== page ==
Landmark Drug Pricing Bill Set to Become Law; HP&M Releases Summary Slide DeckAugust 15, 2022
The Inflation Reduction Act of 2022 (“IRA”) has now passed both the Senate (on August 7) and the House (on August 12), and is headed to President Biden for signature. We have prepared a slide deck that summarizes Subtitle B of the IRA, entitled “Prescription Drug Pricing Reform.” The slide deck is available here. The major provisions of Subtitle B, which are described in more detail in the slides, are briefly outlined below:
- Price negotiation under Medicare Parts B and D: For each year starting in 2026, the Department of Health and Human Services (“HHS”) will negotiate the selling prices of a certain number of selected high-expenditure single-source drugs and biologics. The number will begin in 2026 with 10 drug covered under Medicare Part D and will increase annually to 20 Part B and 20 Part D drugs by 2029 and thereafter, with the selected drugs accumulating from year to year. Drugs that have been approved within the previous 7 years and biologics that have been approved within the previous 11 years cannot be selected for negotiations. The negotiations will result in a Maximum Fair Price (“MFP”) that the manufacturer must make available to providers furnishing the drug under Medicare Part B or pharmacies dispensing the drug under Part D. The MFP cannot exceed a statutory ceiling based on a percentage of the drug’s non-federal average manufacturer price (“NFAMP”), with the percentage decreasing the longer the drug has been on the market.
- Inflation rebates under Medicare Parts B and D: Starting in 1Q 2023, mandatory quarterly rebates will be imposed on manufacturers of single-source drugs and biologics covered under Part B that have price increases exceeding the rate of inflation. Similarly, for the fiscal year starting October 1, 2022, mandatory annual rebates will be imposed for certain Part D drugs, biologics, and biosimilars with price increases exceeding the rate of inflation.
- Medicare Part D redesign: The IRA changes Medicare Part D starting in 2025 by lowering the patient out-of-pocket (“OOP”) limit to $2,000, adjusted annually in subsequent years. The coverage gap will be eliminated, and the relative contributions of Medicare, Part D plans, the enrollee, and the manufacturer toward the costs of a drug will change for the periods before and after the OOP threshold is reached. The current Coverage Gap Discount Program will be replaced by a new manufacturer discount program, through which drug manufacturers subsidize 10% of the enrollees’ brand drug costs below the OOP limit and 20% of the costs above that limit.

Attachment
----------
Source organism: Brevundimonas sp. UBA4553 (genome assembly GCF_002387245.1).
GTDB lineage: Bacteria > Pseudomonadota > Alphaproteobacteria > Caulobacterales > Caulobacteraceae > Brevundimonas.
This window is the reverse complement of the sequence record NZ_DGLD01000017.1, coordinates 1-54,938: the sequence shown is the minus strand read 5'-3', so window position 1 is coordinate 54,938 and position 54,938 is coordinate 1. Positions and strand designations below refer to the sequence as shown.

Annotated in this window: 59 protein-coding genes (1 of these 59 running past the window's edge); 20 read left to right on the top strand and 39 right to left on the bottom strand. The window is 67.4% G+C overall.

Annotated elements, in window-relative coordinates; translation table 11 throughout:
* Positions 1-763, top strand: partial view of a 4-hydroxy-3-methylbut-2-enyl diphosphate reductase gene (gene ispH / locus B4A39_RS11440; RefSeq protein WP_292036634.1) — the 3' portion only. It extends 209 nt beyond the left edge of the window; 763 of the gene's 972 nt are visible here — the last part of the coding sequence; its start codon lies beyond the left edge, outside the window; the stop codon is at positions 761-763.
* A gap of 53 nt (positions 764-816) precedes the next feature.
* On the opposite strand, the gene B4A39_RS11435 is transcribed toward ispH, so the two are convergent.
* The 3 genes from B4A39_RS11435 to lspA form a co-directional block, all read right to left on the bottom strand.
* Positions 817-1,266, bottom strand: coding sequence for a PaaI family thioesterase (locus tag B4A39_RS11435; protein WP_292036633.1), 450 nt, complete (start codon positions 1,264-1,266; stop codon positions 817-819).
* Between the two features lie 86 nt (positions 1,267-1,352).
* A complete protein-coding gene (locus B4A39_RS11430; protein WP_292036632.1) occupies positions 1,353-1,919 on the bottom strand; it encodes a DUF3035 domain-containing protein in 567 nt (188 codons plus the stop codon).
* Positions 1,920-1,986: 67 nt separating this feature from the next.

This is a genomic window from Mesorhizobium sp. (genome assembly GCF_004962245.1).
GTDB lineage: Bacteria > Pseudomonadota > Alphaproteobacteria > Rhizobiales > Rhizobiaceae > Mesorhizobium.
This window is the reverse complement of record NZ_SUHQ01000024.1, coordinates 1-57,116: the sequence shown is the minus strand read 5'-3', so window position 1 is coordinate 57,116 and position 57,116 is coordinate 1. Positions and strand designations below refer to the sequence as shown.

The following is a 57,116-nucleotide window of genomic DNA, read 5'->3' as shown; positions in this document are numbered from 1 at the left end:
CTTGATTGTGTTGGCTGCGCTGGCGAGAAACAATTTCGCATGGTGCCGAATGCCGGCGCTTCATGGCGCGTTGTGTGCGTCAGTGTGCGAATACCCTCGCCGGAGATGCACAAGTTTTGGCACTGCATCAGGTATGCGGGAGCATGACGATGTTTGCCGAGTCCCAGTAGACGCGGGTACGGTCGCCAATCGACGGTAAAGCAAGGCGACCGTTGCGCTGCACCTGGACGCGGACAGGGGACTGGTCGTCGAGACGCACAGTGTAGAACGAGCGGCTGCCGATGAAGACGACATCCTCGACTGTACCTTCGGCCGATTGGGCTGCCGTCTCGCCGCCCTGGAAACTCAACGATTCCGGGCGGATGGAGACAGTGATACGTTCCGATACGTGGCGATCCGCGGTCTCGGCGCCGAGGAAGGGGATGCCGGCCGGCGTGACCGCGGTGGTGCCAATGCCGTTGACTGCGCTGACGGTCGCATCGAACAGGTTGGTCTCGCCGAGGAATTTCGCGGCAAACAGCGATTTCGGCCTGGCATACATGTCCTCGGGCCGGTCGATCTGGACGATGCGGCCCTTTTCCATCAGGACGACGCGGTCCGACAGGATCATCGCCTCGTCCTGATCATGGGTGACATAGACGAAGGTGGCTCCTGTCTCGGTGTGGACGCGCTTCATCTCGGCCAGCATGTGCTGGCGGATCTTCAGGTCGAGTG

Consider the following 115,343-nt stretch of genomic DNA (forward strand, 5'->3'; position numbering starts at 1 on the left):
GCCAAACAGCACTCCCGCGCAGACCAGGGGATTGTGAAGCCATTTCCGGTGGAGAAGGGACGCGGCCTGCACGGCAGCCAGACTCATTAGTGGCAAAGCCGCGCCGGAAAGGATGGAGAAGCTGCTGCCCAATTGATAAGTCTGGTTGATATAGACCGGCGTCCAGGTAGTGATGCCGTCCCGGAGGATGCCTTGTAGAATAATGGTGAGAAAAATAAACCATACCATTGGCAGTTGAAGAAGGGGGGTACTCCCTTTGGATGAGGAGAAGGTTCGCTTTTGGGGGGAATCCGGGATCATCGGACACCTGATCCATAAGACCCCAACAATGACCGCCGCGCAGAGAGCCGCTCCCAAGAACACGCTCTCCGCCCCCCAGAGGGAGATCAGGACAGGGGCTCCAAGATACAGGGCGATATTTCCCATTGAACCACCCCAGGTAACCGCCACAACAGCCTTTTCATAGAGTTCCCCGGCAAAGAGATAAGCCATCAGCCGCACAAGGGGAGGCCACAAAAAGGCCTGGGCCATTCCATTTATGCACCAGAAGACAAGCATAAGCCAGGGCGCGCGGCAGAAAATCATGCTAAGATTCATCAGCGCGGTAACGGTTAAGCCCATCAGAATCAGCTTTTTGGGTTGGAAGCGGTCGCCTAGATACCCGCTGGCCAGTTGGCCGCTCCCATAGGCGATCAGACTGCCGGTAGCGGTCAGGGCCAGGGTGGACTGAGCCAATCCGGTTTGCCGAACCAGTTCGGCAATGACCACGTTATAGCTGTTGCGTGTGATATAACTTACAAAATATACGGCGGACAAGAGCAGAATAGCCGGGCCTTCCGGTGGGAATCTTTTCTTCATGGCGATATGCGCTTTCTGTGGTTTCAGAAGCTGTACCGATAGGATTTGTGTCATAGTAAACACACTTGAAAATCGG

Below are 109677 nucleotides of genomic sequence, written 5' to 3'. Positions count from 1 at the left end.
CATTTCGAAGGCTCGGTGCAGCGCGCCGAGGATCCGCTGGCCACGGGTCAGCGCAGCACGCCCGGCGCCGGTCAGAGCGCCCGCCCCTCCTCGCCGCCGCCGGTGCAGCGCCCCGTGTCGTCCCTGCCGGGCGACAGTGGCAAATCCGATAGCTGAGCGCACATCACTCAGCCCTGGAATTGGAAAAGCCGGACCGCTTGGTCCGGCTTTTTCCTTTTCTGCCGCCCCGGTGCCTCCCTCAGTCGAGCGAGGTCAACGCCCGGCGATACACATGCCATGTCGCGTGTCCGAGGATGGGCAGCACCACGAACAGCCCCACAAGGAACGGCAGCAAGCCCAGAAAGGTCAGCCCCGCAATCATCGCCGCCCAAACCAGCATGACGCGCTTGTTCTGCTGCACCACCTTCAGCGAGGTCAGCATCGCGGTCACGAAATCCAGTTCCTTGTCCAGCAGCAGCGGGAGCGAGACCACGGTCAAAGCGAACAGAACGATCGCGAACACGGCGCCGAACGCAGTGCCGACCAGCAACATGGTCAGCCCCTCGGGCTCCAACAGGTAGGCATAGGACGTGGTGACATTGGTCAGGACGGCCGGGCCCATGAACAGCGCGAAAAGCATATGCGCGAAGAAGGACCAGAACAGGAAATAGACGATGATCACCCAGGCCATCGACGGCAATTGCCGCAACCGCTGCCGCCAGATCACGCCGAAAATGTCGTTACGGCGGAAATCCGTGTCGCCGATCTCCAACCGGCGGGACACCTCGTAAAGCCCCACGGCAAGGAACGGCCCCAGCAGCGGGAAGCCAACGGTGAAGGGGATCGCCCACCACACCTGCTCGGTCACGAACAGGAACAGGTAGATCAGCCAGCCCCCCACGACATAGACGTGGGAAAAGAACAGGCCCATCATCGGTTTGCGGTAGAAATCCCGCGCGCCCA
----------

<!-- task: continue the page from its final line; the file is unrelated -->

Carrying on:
- Insulin: Any insulin approved under an NDA or BLA and covered under Medicare Part D or a Medicare Advantage plan will have no deductibles starting in 2023 and will have a monthly limit of $35 on copayments. Starting July 1, 2023, the IRA will also limit to $35 the total monthly contribution by a Medicare Part B beneficiary for insulin purchased through a durable medical equipment (“DME”) supplier.
- Vaccines: Starting in 2023, Medicare Part D will cover all adult vaccines approved by the Advisory Committee on Immunization Practices (“ACIP”) without any deductible or coinsurance. The same will be required under state Medicaid and CHIP programs by October 1, 2023.
- Biosimilar payment: The IRA will, for a five-year period, increase the Medicare Part B add-on payment for biosimilars for which the average sales price (“ASP”) does not exceed the ASP of the reference biologic.
- OIG PBM rebate regulation: Until January 1, 2032, the HHS OIG may not implement its 2020 regulation that amended the antikickback law safe harbors to exclude manufacturer rebates to Part D plans (and their PBMs) unless they are passed through to pharmacies.
Much has been written in the press and by analysts about the impact that these provisions will have on drug innovation, drug manufacturer revenues, and patient access. Rather than adding to these predictions, we’d like to focus on what, to us, is ground-breaking about the IRA: for the first time, mandatory price controls are imposed on drugs in the U.S. With one recent and minor exception (see our blogpost here), all of the government discount and rebate programs heretofore have been founded on agreements between the government and manufacturers. These agreements are voluntary, and in exchange for signing them a manufacturer obtains the benefit of coverage or procurement under federal health care programs. The Congressional sponsors of these programs deliberately made them voluntary precisely in order to avoid imposing price controls, consistent with the traditional view in the U.S. that price controls distort markets and reduce competition. They also hoped to avoid Takings Clause or other constitutional challenges. Those constraints have now been abandoned. Under the IRA, the obligations to negotiate and adhere to an MFP and pay inflation rebates to Medicare are mandates, enforced by excise taxes and/or monetary penalties – in the case of the MFP requirements, draconian monetary penalties. Manufacturers receive no benefits in exchange for the inflation rebates. In return for providing the MFP, manufacturers of selected drugs do receive coverage, but high utilization drugs are certain to have coverage anyway. Adding to their compulsory nature, many elements used in the determination of the mandated discounts, including the number of units subject to inflation rebates, whether a drug is a rebatable drug, and the amount of an inflation rebate, will be determined unilaterally by HHS with no dispute process and no possibility of administrative or judicial review, which are precluded in the law.
While opinions may differ on the wisdom of mandatory drug price controls as a matter of health care policy, there can be no doubt that, with the IRA, they are here now. The dam having been breached, we are likely to see more of them in the future.